Towns, officials fight pipeline closure

A multibillion-dollar hedge fund’s plan to abandon a leaky, money-losing gas pipeline that serves thousands of consumers in Louisiana could force some people to pay up to 15 times as much for natural gas, according to opponents of the proposal.

“It would have a drastic effect on our customers. You could say catastrophic,” said Michael Bradford, superintendent of East Feliciana Parish Gas Utility District No. 2.

The district serves 1,000 customers, but that figure is only the number of meters in the district. The number of people affected could be four times as high.

American Midstream Partners, controlled by ArcLight Capital, of Boston, has asked the Federal Energy Regulatory Commission for permission to abandon the Midla pipeline, which was built in the 1920s.

The pipeline stretches 370 miles from Monroe southeast into Mississippi and down to Baton Rouge. The line serves customers in East Baton Rouge, East and West Feliciana, Catahoula, Ouachita, Richland, Tensas and Concordia parishes.

American Midstream compares the pipeline with an old car that can no longer be repaired. The pipeline has leaked natural gas for decades, but the amount escaping from the line is increasing, and the company cannot be sure the pipeline is safe to operate. American Midstream has proposed closing the Midla line and replacing that gas with a handful of options, including a new $200 million pipeline.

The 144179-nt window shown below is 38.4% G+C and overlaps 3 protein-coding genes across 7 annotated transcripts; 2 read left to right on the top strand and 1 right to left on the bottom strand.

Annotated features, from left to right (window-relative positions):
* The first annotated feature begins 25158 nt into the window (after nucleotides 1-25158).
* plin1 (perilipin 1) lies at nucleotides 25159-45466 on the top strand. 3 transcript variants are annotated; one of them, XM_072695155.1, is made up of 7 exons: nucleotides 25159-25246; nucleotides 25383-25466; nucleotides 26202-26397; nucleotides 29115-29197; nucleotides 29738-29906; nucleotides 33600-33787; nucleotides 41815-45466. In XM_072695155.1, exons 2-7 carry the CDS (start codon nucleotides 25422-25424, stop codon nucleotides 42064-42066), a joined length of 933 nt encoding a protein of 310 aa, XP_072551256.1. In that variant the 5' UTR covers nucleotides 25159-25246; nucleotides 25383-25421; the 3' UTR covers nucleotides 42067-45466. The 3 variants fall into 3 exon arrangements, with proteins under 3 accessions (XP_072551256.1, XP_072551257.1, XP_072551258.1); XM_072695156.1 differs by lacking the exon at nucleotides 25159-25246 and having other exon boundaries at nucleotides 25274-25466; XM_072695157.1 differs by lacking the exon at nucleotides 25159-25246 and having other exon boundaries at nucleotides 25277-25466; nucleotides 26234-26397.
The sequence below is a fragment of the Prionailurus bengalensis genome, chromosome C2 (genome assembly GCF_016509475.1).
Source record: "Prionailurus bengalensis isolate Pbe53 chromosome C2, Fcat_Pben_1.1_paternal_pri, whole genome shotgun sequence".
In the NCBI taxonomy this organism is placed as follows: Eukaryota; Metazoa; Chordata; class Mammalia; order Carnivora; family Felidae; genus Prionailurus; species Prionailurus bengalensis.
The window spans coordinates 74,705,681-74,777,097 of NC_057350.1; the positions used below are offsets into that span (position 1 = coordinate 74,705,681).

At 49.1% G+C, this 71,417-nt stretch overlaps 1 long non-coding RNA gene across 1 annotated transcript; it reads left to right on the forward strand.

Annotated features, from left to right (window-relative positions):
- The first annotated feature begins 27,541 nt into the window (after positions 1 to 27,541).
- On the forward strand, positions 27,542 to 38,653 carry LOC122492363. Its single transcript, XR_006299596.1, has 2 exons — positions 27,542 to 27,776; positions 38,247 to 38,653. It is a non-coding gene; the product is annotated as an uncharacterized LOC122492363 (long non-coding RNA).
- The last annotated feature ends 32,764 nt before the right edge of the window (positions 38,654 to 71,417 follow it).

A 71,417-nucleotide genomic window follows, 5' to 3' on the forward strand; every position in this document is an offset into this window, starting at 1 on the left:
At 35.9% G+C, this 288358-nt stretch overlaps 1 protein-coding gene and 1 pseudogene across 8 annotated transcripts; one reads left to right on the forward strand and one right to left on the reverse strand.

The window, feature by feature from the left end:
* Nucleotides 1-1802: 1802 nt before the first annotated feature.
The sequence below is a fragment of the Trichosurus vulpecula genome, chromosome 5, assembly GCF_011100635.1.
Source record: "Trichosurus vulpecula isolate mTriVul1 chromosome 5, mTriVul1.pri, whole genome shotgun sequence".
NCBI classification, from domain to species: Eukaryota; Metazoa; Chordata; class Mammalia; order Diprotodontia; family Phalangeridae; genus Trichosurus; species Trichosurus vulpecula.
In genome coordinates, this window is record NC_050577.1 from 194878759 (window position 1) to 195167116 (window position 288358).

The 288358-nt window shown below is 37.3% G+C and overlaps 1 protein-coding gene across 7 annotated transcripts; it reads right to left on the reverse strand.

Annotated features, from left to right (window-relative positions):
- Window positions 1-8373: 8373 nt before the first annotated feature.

Bradford said the replacement option would force his district’s customers to pay 10 times as much as they do now for natural gas.

There’s no way customers can afford that. “It’s just a bad situation,” he said.

The Louisiana Municipal Gas Authority, which wholesales gas to towns, says 10,514 customers would be affected by the pipeline’s closure.

The association says there are two to four people behind each of those meters, so as many as 42,000 people could be affected. In addition, Louisiana State Penitentiary, and its 6,500 inmates, would need a new source of gas. The penitentiary is one of West Feliciana Parish Gas Utility District No. 1’s 371 customers.

Penitentiary spokesman Gary Young referred calls to Michael Hughes, the district’s LGMA representative. Hughes could not be reached for comment on Monday or Tuesday.

However, the Municipal Gas Authority’s total includes 4,400 meters, or close to 18,000 people, in Zachary.

Mayor David Amrhein said Zachary only buys gas from Midla in the winter, and losing the pipeline won’t hurt the town.

Zachary already buys most of its gas from Florida Gas and is working with the company to increase service to Zachary, he said.

LMGA Executive Director Ken Drone said Zachary’s situation is unique. The other 11 Louisiana towns on Midla don’t have that option. Those towns would have to build their own pipelines and connections to another gas pipeline, and that would be very costly.

State Sen. Robert Adley, R-Benton, has authored a bill, SB525, which will allow the Louisiana Public Service Commission to force pipeline companies to replace the gas supply lost when a line is abandoned.